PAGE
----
MSIS #4 – Geometry

Back in Shanghai again for the fourth institute! Moving past the vast, unmanageable resources such as Engage & adapting to our students and classes. General and random notes and thoughts.

Geo-metry: measurement of the Earth

A balanced brain –> numerical, verbal, spatial

What is Geometry

  • study of shapes
  • relationships between objects
  • connection of mathematics to the physical world
  • dimensions (point, line, plane,
  • space
  • logic / reasoning
  • making / defending conjectures

Connection of geometry to number & algebra

  • bar models – multiplication area models
  • number lines – Cartesian plane
  • distribute property
  • tables to graphs
  • composing & decomposing (shapes like numbers & expressions)

Data – clumps, bumps and holes

Van Hiele Levels

  1. Identify – name
  2. Draw – create
  3. Describe – characteristics
  4. Analyze – properties, examples & counterexamples
  5. Classify / categorize

Language: informal to formal + Picture


  • benchmarks or referents are essential
  • Number is discrete, measurement is continuous
  • Estimation is essential
  • an approximation with tools (i.e. nearest kilogram)
  • measurement conversion similar to common denominator (must have same to compare / work with)

Resource Reminder – spend 5 minutes on LearnZillion to see how they unpack the standard.


Day 2

Justification – Give problems more ambiguity. Justification involves explaining why certain mathematical decisions were made.

PreK-2 Progressions of Measurement

  • Describe and compare measurable attributes
  • Measure lengths indirectly and by iterating length units
    • Order first (G1) then measure (G2)
    • G1: express length as whole number of length units spanning with no gaps or overlaps. End to end
    • G2: measure with different units, estimate lengths, how much longer is one than another
  • Relate addition and subtraction to length
    • PreK – directly compare, “more of / less of”
    • G2 – using number lines
  • Tell & write time (G1-G2) Note: G2 begins with money as well (not quite sure what that has to do with time)
  • Classify objects and count the number of objects in each
    • PreK – sort
    • K – classify & count
  • Represent and interpret data
    • PreK: Compare categories (greater than / less than…)
    • G1 – Organize, represent and interpret data with up to 3 categories
    • G2 – generate measurement data. Make line plots of whole number units


  • Identify & describe shapes
    • PreK – match like shapes, group by attributes, correctly name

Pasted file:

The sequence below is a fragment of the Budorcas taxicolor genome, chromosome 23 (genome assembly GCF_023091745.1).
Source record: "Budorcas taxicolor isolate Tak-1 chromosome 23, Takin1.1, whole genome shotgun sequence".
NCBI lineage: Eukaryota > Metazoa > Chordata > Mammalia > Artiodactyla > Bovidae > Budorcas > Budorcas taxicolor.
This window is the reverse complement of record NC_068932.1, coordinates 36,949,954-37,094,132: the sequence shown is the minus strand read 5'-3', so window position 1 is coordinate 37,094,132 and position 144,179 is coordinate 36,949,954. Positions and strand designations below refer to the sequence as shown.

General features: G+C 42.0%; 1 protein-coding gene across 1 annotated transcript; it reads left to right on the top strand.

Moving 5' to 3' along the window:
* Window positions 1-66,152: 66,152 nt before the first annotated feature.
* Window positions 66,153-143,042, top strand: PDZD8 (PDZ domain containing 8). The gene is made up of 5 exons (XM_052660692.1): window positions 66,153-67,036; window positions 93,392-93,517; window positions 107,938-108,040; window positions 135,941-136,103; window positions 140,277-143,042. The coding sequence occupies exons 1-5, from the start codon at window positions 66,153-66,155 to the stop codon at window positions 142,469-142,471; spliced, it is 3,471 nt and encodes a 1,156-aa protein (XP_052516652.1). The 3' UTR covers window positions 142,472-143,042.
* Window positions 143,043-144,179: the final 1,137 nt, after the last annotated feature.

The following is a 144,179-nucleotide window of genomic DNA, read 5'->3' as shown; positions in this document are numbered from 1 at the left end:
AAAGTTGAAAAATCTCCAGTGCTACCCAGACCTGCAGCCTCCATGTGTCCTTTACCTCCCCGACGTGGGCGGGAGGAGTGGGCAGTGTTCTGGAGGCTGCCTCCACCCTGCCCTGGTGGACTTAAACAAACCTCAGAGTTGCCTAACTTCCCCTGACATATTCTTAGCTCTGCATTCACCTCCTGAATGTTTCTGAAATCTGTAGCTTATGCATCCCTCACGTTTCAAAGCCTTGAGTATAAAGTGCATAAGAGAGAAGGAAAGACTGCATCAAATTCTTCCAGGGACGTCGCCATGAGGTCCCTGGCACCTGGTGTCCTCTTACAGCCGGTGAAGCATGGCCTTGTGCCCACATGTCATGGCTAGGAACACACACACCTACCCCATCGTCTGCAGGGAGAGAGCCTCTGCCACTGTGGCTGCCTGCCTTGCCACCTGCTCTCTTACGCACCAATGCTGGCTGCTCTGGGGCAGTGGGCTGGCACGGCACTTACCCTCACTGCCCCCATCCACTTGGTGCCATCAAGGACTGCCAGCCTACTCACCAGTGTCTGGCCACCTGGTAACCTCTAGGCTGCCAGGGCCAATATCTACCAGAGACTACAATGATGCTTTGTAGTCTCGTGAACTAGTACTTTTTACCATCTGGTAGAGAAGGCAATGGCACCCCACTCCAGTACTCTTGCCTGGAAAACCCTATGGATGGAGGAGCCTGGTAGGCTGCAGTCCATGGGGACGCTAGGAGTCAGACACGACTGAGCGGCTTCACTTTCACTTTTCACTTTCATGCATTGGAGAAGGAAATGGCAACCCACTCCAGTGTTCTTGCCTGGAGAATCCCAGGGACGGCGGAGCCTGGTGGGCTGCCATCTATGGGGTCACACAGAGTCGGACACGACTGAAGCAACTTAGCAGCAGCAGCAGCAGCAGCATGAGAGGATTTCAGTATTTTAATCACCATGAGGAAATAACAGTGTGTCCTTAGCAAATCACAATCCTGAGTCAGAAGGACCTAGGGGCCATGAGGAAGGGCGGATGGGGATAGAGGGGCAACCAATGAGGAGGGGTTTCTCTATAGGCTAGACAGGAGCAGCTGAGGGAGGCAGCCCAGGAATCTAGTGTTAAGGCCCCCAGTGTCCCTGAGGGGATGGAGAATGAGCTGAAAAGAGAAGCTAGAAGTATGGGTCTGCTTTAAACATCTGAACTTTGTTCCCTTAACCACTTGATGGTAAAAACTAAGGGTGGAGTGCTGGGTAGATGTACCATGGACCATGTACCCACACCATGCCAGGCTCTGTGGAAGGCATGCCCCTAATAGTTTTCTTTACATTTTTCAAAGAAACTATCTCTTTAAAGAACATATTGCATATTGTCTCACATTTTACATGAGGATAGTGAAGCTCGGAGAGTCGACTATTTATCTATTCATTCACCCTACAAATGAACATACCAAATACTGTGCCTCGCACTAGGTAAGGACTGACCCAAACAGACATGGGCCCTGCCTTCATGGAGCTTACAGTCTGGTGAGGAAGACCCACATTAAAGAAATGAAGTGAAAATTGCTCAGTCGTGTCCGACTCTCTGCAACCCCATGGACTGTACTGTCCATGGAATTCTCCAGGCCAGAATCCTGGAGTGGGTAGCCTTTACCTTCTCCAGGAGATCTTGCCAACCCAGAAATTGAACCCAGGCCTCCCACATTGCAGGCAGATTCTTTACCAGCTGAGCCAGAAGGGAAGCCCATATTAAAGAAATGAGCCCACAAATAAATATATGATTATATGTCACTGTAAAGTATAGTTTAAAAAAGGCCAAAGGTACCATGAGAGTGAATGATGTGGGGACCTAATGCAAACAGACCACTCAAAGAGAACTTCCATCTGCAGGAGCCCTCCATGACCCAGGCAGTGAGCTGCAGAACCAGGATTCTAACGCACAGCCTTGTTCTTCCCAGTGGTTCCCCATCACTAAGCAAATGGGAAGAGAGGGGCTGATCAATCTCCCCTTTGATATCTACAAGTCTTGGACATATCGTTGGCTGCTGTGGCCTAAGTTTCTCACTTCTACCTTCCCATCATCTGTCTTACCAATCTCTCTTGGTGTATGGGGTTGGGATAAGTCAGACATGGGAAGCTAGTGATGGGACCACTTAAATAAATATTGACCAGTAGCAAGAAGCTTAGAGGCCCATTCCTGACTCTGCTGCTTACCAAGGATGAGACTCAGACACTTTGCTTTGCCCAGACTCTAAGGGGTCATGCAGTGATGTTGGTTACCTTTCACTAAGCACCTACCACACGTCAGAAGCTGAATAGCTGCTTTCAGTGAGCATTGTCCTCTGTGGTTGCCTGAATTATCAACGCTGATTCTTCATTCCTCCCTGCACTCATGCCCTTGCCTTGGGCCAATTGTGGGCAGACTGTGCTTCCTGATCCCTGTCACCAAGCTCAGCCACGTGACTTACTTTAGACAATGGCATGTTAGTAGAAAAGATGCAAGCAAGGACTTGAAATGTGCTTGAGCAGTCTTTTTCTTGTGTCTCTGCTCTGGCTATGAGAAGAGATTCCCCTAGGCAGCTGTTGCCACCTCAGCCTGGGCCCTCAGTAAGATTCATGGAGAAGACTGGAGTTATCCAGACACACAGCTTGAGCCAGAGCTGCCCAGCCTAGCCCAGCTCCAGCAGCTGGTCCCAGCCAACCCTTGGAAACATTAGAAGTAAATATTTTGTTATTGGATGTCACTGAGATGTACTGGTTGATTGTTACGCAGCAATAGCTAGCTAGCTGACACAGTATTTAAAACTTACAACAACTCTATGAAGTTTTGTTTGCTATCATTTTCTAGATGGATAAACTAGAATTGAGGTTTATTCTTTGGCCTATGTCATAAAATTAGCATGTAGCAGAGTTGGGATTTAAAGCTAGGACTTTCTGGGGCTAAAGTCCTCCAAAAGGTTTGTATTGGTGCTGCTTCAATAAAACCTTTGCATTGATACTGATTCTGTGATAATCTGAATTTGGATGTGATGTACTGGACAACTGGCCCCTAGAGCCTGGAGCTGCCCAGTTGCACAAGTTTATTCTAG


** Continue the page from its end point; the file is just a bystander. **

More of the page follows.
• K – Describe objects using their name s and relative positions, identify shapes as 2-dimensional (flat) or 3-dimensional (solid)
  • Analyze, compare, create & compose shapes
    • PreK – describe 3d objects
    • K – analyze & compare 2D / 3D shapes, model shapes by building, compose simple shapes to form larger shapes
    • G1-distinguish between defining attributes (e.g. triangles are closed & 3D) versus non-defining attributes (color, orientation, size…)
      • build shapes
      • draw shapes
      • compose 2D shapes or 3D shapes to make composite shapes
      • Partition circles & rectangles (halves, fourths, quarters)
    • G2-Recognize & draw shapes with specified attributes
      • partition rectangles into rows & columns. Count to find total number
      • partition circles & rectangles into shares. Describe, and recognize part:whole

Notes looking from 3 to 7

  • Rectangles are hammered in the lower grades. 2D, 3D. Area. Volume.
  • Circles pop up in 7th but have not been discussed since 2nd grade. Wow! Students might not know these key vocabulary terms.
  • Angles have not been discussed since 4th grade
  • Triangles are worked on in 6th
  • Scale drawings are new – build upon ratios

Big Middle School Ideas

  • Circles (pi)
    • Pizza is 78% of the pizza box
  • Pythagorean Theorem (G8)
  • Using formulas (generalization of relationships)
    • Why do they work?
  • Surface Area
  • Transformations – Scale
  • Congruence & Similarities (G8)
  • Lines & Angles
    • Begin becoming more precise of justification

Reworking Sugar Packets

Seeing the look on student faces as the video plays makes the problem. Seriously! What is that guy doing? (This is a Dan Meyer 3Act Problem – please see link for original problem and video.)

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I ran two versions of the problem in class. Due to a testing schedule and late arrival of many students, my first class’ time was whittled down to 30 minutes. We’re getting into a rates & proportions unit and a goal was to connect back to work done in sixth grade to continue getting a feel for where my students are meeting me in the class. So, the problem unfolded generally as given in the 3 Act flow. There was high engagement at first but then the problem was solved immediately. Woops – good thing that the class was a short one! However my next math class of the day was a full length class (80 minutes) so reworking was needed. Here is the new flow and it provided for a better lesson where students were more engaged and actively discussing mathematics for an extended time.